26 November 2014

How to sell a car in Astana

I have written before about the lengthy and complicated process of buying a car in Astana.  Selling a car is even more complex. 

Even old cars hold their value well in Astana. Selling them is,
however, time-consuming.
Kazakhstan has just brought in new emissions laws and this means that only newer vehicles that meet the emissions codes may be imported into the country.  This has caused massive problems in the diplomatic community as the cars are registered on red plates without import.  Sale to a new owner is then exempted from import again.  The actual impact of the law is somewhat obscure but the practical effect is that no diplomat is able to sell a car of more than 10 years old – even cars approaching that age will be cheap and difficult to sell.

Our car, which we bought from a local, was not registered to us on red plates but on yellow, expat, plates with all import and duties fully paid by a previous owner.  This meant that our car was exempt from the new legislation.  We considered driving the car to Europe and leaving it with a relative so that we have a European side drive car for mainland holidays but I suspect, given the age of the car and the maintenance history, it would have failed any EU emissions tests and cost a lot of money to bring up to standard.

We did advertise the car for sale through expat channels but expatriate purchasers were reluctant to buy such an old car.  This was probably because of the level of uncertainty on the emissions law and its application to expat purchasers and because of the high costs of second hand imports (cars do not generally depreciate their value in Kazakhstan to the same extent as in Europe).  Our only practical option therefore was to sell to a local purchaser.

This actually made the whole process much easier – we were intending to go to the car mart on the ring road and hawk the car there but the colleague we asked to help us asked instead if he could buy the car from us – this was a perfect solution but I suspect the market would also have been fine as long as we had help with translation.  I could have managed the negotiations and garage work but dealing with the bureaucracy of the transfer without assistance would have been a nightmare.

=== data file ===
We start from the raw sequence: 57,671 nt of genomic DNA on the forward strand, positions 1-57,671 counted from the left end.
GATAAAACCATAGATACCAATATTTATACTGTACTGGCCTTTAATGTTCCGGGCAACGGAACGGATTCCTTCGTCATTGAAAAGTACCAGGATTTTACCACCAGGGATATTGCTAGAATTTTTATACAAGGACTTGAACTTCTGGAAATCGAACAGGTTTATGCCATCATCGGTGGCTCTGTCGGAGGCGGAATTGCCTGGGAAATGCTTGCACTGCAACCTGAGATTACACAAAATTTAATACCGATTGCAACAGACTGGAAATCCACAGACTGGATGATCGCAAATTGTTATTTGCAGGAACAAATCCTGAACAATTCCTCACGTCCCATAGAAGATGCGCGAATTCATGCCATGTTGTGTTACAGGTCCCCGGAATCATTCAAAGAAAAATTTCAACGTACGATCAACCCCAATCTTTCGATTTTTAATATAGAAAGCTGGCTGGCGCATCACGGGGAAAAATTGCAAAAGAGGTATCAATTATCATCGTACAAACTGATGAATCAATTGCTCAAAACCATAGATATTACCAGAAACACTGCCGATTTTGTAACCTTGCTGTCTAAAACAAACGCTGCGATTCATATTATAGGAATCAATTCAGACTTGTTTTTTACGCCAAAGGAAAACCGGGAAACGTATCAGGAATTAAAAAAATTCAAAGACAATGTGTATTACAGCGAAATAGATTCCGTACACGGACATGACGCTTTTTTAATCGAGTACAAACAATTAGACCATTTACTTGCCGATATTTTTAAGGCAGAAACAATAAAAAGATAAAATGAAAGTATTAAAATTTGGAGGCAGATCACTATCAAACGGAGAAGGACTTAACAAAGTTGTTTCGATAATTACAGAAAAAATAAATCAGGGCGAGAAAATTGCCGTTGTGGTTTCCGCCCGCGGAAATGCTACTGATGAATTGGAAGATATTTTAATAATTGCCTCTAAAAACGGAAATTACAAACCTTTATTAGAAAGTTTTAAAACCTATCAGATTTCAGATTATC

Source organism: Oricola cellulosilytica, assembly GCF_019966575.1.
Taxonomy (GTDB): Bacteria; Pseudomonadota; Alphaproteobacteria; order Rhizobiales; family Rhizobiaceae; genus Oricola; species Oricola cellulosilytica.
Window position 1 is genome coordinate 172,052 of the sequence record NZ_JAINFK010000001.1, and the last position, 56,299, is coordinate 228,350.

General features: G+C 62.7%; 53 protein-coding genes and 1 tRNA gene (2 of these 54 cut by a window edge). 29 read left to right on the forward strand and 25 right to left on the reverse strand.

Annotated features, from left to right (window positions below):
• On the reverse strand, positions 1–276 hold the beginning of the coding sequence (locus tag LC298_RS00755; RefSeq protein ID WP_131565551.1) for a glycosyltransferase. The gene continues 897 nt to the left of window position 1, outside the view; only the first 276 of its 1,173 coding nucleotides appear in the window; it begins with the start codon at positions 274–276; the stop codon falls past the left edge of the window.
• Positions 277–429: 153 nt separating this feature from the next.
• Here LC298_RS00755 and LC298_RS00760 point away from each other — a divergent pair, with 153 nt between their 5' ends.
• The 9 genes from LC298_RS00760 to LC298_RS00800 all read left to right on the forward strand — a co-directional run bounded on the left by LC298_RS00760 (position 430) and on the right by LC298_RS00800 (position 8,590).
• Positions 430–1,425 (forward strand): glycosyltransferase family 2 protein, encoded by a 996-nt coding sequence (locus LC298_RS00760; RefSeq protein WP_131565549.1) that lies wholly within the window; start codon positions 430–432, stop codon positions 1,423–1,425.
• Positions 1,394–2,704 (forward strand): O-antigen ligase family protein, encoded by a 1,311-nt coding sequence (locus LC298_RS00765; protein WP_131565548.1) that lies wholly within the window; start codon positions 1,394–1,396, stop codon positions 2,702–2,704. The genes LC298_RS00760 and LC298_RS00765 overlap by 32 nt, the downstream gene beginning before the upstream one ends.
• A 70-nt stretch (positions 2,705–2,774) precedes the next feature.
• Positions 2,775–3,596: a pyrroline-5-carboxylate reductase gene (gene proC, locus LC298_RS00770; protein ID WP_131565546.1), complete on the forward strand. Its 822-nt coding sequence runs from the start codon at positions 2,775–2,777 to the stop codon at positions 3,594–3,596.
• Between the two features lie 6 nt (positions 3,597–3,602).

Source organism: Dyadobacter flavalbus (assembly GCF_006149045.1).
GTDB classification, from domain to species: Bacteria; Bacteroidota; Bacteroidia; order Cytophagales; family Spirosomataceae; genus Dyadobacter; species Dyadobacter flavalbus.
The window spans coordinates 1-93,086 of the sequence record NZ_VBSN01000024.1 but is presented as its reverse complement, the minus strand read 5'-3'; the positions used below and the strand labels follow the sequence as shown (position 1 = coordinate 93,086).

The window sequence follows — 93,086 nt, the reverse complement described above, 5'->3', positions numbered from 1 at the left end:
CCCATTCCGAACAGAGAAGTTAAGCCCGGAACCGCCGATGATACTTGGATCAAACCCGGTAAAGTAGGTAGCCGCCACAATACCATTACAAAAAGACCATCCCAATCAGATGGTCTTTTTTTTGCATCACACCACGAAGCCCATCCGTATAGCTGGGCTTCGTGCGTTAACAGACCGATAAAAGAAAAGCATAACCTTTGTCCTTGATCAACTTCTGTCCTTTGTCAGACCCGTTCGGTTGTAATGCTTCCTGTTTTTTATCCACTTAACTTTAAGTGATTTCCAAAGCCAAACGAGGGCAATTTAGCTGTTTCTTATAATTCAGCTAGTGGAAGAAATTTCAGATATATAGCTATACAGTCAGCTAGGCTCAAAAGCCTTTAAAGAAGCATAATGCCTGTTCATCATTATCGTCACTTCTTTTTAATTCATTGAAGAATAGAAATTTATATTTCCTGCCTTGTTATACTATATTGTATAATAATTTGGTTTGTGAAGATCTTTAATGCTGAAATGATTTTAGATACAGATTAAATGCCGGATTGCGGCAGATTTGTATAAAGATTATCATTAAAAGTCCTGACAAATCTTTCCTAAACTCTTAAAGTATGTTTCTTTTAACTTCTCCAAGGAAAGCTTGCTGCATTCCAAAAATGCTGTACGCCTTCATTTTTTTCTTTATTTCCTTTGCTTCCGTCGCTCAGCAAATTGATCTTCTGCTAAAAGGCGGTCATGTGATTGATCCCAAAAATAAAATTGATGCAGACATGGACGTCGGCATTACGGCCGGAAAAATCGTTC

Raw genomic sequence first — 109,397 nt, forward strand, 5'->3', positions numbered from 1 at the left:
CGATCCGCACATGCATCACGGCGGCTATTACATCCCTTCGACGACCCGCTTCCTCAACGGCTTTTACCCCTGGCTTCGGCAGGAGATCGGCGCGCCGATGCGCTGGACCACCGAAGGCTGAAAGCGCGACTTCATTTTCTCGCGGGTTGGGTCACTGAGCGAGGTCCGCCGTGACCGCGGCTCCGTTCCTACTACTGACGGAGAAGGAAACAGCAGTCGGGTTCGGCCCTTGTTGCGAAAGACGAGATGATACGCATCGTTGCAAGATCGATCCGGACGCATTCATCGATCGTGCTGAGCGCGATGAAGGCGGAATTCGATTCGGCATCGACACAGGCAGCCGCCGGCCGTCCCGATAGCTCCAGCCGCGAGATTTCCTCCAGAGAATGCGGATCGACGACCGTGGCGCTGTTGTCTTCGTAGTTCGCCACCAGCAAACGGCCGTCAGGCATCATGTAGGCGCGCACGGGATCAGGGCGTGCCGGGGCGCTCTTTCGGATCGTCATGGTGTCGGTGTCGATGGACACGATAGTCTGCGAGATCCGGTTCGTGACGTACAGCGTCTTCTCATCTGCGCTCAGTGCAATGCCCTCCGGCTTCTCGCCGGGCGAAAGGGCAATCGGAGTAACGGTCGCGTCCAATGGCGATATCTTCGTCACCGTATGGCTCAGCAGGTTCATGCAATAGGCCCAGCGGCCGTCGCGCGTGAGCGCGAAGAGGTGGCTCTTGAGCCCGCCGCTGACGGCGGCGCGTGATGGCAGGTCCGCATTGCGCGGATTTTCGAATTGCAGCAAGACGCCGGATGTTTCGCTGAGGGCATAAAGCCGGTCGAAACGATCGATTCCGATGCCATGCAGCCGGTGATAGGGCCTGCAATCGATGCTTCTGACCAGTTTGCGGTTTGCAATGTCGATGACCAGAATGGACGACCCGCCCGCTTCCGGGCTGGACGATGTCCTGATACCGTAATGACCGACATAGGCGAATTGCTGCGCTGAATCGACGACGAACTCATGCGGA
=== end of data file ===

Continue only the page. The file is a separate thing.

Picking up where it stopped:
In order to transfer ownership we had to take the car to the office of the road police some distance out of town, this would de-register our yellow plates.  I came along to drive and allow the purchaser and my husband to hop out and deal with paperwork as necessary.

The first two times we went to the police station the office was closed with computer problems but we were lucky on the third time.  I ended up with the usual experience when driving Kazakh men – ‘could I really drive a manual? (Yes did he want me to show him how)’ ‘did my husband mind being driven by me?’ ‘had I really been driving for 20 years at my age?’ ‘is the UK driving test hard, does everyone really learn on a manual – even the women?’.  I struck a blow for feminism by asking if the purchaser would teach his wife to drive, he considered my question for a while and said it might save him on the cost of a taxi when he and his friends went out to have a drink!  It was all fairly good natured, the purchaser is a lovely man and a good colleague during our time in Astana just with very different cultural expectations. 

After sorting out the plates we had to go to the ‘consul’ – I am not quite sure what we did there but it was, apparently, necessary.  None of us knew where this office was and we ended up driving around the right bank in rush hour calling various colleagues for an address – an hour later we finally tracked it down.  We then had to go to a notary and register the actual transfer of the ownership of the car which would enable to purchaser to get a technical check on the car and apply for numberplates.

We kept the car that night as there was no time to get a tech-check and register new plates.  The next day we passed it over to the purchaser so he could sort out his paperwork.  It was very strange to see the car under a different number that afternoon. 

We managed to get the sale sorted out one week before we left.  If I were doing it again I would start the sale process earlier.  There are so many hurdles to jump to re-register ownership, it took us three days to find the police station open and if any of the other offices had been closed it might have caused problems.  It was a bit of a pain being without the car for the final week and having to rely on other transport means but at least we knew it was sorted and done. 

Click here for more posts on life in Kazakhstan.

Ersatz Expat


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